As hospital administrators and clinicians across Europe are urged to take action to cut these unnecessary deaths - experts call for screening of surgical and medical patients, and thromboprophylaxis for those at risk.
Pulmonary embolism following venous thrombosis claims over 500,000 lives in the EU annually, according to a new study. The need for preventive measures is clear, since most premature deaths due to blood clots are avoidable, says Dr Alexander Cohen, on behalf of the Venous Thrombo-embolism (VTE) Impact Assessment Group in Europe (VITAE).
‘VTE kills more Europeans each year than breast cancer, prostate cancer, HIV/AIDS and road traffic accidents combined,’ said Dr Cohen, of Guy’s, King and St Thomas School of Medicine and King’s College Hospital, London, UK. ‘The direct cost of VTE to EU healthcare systems exceeds three billion euros annually.’
Failure to prevent thrombosis is now the single most common cause of medical negligence litigation in the USA, and cases in the EU are now soaring, he cautioned.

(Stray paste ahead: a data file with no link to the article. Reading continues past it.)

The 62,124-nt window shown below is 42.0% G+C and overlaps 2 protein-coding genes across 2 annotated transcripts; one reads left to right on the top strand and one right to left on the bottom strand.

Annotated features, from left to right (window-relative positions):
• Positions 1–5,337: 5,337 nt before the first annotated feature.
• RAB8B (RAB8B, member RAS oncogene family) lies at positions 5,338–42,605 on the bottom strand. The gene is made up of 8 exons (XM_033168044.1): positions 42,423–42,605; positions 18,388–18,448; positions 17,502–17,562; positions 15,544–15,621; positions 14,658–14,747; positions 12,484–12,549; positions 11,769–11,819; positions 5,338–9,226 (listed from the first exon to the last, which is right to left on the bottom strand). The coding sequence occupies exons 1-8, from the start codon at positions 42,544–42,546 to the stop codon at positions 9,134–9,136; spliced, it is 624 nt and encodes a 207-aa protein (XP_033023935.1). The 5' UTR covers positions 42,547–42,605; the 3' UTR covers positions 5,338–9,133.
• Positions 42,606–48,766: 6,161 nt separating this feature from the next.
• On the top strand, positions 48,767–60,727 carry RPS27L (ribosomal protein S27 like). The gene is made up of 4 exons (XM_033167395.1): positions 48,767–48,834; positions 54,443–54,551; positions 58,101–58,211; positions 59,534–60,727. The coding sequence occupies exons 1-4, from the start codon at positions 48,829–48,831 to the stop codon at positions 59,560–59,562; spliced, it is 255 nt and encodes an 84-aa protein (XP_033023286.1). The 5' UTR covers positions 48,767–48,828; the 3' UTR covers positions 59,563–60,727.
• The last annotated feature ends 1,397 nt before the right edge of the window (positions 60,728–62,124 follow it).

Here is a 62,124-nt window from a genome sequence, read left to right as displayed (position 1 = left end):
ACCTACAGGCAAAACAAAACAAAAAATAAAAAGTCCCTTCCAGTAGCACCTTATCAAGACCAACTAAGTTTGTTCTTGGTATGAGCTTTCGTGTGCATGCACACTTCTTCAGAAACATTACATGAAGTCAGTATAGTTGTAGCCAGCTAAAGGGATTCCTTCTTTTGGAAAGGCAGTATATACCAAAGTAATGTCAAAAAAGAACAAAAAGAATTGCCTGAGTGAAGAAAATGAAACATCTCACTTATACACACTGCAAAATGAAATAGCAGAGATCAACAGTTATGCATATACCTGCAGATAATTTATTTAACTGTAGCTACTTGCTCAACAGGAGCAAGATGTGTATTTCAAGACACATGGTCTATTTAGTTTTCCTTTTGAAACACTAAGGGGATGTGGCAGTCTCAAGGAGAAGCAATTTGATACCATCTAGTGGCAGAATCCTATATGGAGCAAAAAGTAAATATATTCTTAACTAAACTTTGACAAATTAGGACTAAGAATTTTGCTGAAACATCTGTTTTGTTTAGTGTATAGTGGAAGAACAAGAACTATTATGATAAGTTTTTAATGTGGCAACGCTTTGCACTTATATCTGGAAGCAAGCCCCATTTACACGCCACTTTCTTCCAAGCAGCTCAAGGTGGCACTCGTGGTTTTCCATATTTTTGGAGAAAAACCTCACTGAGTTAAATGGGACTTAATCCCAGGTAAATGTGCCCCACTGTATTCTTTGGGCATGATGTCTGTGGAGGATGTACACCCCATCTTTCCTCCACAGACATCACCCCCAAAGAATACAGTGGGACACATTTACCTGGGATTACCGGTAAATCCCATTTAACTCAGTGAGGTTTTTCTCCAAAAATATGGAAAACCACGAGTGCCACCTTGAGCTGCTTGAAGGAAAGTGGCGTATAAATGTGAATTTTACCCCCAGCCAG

‘Hospital administrators and clinical directors need to check they have adequate protocols in place. In many EU countries government regulators are looking closely at the problem of VTE, and audits may soon be mandatory, ‘ he added.
The VITAE study - the first major attempt to establish the burden of VTE across the whole EU - shows that the annual toll of fatal and non-fatal symptomatic VTE, which includes pulmonary embolism (PE) and deep vein thrombosis (DVT), exceeds 1.5 million events annually in the European Union. This figure includes 543,500 deaths, 435,000 cases of PE and 684,000 cases of documented symptomatic DVT.